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    A tracheal bronchus is a rare congenital anomaly, suggesting abnormal bronchial development. The prevalence of tracheal bronchus in children who undergo bronchoscopy is estimated to be between 0.2% and 3%. When associated with recurrent infection, lobes of the lung must be removed to avoid further lung injury. In such cases, perioperative one-lung ventilation and airway management remain a huge challenge for anaesthesiologists. The case of this rare airway anatomic abnormality in a paediatric patient with two bronchial openings into the right upper lobe, and with a history of recurrent pneumonia, is reported. In addition to a normal opening, a distinct opening in the upper lobe of the right lung was observed, that originated directly from the trachea, superior to the carina. The entire right lung was deflated by left-lung ventilation using a single lumen tracheal tube, and the patient underwent right upper lobe resection. No anaesthesia complications were observed during recovery. In this case, timely identification of the tracheal bronchus and successful collapse of the right lung were key points in the anaesthesia management of this patient.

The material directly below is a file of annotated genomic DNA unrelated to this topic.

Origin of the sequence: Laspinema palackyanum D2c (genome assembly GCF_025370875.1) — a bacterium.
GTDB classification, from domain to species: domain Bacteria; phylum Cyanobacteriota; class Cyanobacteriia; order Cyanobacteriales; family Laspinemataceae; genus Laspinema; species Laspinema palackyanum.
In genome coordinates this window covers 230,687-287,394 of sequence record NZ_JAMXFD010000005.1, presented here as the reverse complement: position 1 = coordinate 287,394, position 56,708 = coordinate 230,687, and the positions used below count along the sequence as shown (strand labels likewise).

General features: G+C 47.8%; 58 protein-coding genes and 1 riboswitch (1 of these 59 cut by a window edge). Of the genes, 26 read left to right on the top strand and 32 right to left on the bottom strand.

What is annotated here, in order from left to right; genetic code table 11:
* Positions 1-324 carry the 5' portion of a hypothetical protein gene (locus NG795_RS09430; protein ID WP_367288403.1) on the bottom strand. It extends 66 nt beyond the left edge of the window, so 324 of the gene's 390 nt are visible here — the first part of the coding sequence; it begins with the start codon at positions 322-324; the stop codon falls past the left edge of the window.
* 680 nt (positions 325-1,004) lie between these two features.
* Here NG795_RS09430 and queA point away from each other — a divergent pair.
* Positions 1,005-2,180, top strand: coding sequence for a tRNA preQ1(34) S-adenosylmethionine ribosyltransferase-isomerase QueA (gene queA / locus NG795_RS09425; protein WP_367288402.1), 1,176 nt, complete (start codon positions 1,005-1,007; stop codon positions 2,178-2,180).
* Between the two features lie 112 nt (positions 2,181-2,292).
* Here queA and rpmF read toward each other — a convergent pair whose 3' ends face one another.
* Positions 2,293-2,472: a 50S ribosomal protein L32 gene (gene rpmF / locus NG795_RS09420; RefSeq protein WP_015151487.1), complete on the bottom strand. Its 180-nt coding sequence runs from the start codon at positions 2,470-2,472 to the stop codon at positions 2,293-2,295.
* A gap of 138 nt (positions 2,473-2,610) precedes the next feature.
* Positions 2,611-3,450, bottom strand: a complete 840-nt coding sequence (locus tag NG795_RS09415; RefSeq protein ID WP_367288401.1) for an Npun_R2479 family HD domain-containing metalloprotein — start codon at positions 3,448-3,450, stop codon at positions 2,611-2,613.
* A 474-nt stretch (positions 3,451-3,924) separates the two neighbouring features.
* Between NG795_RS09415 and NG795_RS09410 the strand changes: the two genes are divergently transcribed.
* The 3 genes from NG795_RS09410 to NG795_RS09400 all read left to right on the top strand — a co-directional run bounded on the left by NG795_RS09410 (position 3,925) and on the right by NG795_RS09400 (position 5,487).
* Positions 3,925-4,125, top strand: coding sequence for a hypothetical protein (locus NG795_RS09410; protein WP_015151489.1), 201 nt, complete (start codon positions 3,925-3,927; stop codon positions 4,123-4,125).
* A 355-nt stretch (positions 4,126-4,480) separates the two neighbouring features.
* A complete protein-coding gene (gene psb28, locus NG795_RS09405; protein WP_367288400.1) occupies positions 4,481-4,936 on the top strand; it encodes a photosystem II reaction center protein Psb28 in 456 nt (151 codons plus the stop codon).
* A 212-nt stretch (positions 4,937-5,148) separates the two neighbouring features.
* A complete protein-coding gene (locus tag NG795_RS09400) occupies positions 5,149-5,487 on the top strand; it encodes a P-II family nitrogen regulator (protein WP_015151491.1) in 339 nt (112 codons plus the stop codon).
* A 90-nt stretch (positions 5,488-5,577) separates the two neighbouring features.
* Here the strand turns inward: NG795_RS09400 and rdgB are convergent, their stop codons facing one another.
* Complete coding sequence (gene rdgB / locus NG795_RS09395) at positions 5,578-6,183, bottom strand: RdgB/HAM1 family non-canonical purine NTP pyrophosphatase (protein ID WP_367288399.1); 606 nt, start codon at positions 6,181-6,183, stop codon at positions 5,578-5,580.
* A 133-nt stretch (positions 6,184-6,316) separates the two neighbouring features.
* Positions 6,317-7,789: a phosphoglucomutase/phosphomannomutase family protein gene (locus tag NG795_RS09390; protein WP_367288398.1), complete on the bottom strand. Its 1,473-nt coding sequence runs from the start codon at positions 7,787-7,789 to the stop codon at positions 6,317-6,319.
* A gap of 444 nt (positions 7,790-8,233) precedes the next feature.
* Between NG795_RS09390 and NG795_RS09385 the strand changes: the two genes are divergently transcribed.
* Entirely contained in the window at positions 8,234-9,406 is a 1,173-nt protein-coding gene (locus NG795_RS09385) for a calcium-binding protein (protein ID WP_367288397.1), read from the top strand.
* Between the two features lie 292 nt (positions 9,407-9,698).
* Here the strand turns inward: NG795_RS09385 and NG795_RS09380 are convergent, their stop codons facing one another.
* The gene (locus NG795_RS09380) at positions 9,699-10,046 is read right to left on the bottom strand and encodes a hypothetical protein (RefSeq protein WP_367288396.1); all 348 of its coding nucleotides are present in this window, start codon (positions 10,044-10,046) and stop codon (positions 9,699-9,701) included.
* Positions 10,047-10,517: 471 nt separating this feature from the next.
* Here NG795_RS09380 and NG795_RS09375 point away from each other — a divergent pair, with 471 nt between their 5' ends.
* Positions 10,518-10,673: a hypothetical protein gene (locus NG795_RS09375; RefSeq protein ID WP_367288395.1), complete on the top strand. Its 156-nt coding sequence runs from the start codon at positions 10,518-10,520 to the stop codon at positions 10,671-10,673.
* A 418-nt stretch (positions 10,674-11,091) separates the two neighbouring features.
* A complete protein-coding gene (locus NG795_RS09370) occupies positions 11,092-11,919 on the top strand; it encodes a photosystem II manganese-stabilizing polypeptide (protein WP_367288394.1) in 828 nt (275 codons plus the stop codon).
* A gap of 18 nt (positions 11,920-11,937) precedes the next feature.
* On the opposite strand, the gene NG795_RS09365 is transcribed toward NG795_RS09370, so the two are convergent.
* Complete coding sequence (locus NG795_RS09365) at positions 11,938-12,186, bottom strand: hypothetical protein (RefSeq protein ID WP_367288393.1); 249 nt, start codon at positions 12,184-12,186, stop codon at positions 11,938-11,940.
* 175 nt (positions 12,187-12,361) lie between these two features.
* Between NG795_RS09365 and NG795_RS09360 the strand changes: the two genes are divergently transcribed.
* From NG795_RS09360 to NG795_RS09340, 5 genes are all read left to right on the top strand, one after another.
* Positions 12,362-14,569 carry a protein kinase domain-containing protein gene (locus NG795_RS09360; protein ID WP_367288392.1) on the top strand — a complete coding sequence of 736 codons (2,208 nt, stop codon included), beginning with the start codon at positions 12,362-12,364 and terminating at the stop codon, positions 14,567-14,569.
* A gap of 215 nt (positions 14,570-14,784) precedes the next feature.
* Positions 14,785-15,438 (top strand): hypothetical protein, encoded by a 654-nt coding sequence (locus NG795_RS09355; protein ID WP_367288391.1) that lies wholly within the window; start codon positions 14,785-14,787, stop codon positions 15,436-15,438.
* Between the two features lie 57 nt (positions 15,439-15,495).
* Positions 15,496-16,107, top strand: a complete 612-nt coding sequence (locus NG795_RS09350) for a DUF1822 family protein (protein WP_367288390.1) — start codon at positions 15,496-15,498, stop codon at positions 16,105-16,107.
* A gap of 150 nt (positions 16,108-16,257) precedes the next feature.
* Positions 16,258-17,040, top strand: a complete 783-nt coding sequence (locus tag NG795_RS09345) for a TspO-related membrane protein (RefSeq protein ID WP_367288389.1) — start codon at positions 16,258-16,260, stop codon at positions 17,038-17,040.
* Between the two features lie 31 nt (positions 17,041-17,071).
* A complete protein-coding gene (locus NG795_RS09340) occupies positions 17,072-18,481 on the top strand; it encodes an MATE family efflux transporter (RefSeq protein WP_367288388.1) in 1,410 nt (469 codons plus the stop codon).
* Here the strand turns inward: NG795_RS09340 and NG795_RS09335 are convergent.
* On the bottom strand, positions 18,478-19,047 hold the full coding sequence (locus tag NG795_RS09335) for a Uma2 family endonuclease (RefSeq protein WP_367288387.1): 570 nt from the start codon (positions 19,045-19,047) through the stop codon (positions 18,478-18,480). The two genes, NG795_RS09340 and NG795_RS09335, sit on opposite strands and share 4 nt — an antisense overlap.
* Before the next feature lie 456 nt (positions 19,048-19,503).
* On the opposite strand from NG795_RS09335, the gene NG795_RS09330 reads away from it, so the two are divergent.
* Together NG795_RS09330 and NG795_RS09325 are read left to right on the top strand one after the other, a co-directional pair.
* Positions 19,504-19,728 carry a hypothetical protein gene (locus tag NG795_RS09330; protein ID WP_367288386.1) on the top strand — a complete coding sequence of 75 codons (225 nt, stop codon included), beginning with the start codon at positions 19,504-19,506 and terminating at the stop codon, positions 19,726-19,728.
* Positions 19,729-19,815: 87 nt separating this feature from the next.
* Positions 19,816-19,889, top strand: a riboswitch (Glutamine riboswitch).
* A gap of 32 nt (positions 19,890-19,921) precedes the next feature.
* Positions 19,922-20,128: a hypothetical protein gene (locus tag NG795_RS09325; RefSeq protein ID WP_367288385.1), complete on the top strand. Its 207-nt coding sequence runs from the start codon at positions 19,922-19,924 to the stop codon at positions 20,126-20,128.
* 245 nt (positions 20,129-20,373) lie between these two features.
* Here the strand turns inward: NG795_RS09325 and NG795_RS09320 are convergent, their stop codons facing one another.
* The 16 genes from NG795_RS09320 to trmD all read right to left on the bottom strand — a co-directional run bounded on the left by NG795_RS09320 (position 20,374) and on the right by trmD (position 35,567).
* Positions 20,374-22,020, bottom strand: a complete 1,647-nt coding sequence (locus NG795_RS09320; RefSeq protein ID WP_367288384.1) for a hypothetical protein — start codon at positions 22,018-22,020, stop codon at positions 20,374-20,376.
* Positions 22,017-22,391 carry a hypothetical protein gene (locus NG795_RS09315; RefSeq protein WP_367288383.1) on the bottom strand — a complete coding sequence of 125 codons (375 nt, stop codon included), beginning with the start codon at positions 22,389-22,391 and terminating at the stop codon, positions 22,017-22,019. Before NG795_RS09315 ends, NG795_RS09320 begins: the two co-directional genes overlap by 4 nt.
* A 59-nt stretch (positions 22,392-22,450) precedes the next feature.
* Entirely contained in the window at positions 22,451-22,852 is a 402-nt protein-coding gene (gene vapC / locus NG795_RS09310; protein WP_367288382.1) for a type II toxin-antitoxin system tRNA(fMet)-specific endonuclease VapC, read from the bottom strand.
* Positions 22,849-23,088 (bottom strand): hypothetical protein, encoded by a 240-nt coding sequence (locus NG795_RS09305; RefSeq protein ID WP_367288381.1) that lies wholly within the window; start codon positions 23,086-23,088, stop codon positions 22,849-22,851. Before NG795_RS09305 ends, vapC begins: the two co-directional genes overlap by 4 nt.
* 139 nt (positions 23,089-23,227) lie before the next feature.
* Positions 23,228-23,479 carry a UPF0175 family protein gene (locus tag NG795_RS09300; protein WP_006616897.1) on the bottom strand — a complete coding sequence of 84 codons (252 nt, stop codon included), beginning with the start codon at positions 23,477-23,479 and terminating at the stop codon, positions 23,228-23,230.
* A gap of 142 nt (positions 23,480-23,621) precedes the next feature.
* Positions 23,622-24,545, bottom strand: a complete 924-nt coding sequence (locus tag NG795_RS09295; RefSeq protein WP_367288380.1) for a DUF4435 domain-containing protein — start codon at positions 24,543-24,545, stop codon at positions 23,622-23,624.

Yuangui Zhang, Meiman Qin, Xiaoqian Wang, Quanzhang Yan. A rare anaesthetic challenge in a one-lung ventilated paediatric patient with right upper lobe tracheal bronchus. The Journal of international medical research. 2020 Oct;48(10):300060520967609

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    PMID: 33115296

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